The overall success rate of mini-implants was ranged from 79% to 98.2%, considering 5332 screws. Papageorgiou et al. defined the success rate of mini-screws as 86.5% based on their study involving 2281 patients. Besides the advantages and easy application, however, the usage of mini-screws is associated with failures as well. Injuries to the root of the adjacent teeth, loosening, or fracture of the screw and inflammation around the screw can occur.
The objective of our retrospective study was to detect the success rate of mini-screws in a clinical orthodontic practice, in relation to age, gender, localization, and type of orthodontic procedure.
| Materials and Methods|| |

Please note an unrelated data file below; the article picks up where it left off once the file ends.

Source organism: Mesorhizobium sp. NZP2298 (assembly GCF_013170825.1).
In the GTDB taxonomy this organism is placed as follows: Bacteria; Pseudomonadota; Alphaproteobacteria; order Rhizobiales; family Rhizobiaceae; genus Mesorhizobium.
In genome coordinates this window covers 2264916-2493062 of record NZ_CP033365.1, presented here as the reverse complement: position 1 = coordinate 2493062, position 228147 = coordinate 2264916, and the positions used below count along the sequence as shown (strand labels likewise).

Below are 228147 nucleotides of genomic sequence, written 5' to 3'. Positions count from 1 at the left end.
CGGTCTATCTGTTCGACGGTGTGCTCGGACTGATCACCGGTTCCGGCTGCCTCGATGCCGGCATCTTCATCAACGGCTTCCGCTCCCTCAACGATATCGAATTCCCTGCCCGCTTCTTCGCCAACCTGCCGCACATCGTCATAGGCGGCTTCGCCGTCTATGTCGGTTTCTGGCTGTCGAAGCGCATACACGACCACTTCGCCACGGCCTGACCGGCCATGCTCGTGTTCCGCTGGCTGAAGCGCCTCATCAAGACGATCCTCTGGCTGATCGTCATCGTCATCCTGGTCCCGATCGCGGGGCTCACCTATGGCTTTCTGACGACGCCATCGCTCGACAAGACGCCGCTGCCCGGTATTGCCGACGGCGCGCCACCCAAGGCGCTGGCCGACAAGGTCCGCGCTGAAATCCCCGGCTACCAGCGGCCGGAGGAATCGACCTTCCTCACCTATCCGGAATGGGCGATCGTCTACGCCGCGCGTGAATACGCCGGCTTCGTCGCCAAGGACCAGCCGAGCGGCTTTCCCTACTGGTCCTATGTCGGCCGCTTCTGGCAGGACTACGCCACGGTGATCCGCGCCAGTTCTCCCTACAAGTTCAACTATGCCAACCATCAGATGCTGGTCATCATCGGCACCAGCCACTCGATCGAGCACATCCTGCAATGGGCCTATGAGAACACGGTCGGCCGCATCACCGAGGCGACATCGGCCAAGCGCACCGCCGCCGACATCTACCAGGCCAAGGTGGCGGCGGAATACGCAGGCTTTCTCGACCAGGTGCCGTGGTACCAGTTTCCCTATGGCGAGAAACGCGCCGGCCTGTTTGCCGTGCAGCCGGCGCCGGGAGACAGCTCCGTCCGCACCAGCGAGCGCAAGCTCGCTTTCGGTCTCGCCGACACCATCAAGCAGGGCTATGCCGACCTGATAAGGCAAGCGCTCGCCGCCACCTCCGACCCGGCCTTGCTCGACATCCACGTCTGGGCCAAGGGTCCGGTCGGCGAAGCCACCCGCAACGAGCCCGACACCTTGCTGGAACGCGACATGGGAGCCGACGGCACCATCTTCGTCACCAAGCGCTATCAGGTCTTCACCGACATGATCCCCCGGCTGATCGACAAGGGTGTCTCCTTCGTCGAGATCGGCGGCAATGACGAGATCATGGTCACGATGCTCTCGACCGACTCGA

This retrospective study involved patients treated by fixed orthodontic appliances in combination with orthodontic mini-screws between November 2014 and November 2016 in our departments (Department of Paediatric and Adolescent Dentistry and Department of Oral and Maxillofacial Surgery, University of Pécs, Pécs, Hungary). This retrospective study was approved by the Institutional Regional Ethics Committee (PTE/64934/2016). In every of the involved patients, one or more self-drilling mini-screws (Jeil Dual Top Anchor System, Jeil Medical Corp., Seoul, Korea) with a dimension of 1.6 mm × 8 mm were inserted. Smoking patients and patients with any general systemic diseases were excluded from this study. Orthodontic mini-implants were considered successful when they proved a perfect skeletal anchorage during the entire treatment period (independent from the period's length) without sign of mobility. In contrast, screws showing mobility or loosening (with or without subjective complaints), peri-implant infection, or neighboring tooth injury occurred, were considered as failures. One month after, screw placements or in case of appearing subjective complaints (neighboring tooth sensitivity, spontaneous pain, pain on chewing, or triggered by cold foods or drinks) immediately pulpal vitality test and percussion test were performed. In addition, periapical radiographs were taken to control the desired tooth movement and identify possible periodontal processes. In case of periradicular radiolucencies (either at the apex or on the lateral root surfaces in the near of the screw), or in case of suspected root resorption signs or when radiolucencies were present around the mini-implant screws, further local, small field of view cone-beam computed tomography (CBCT) was indicated.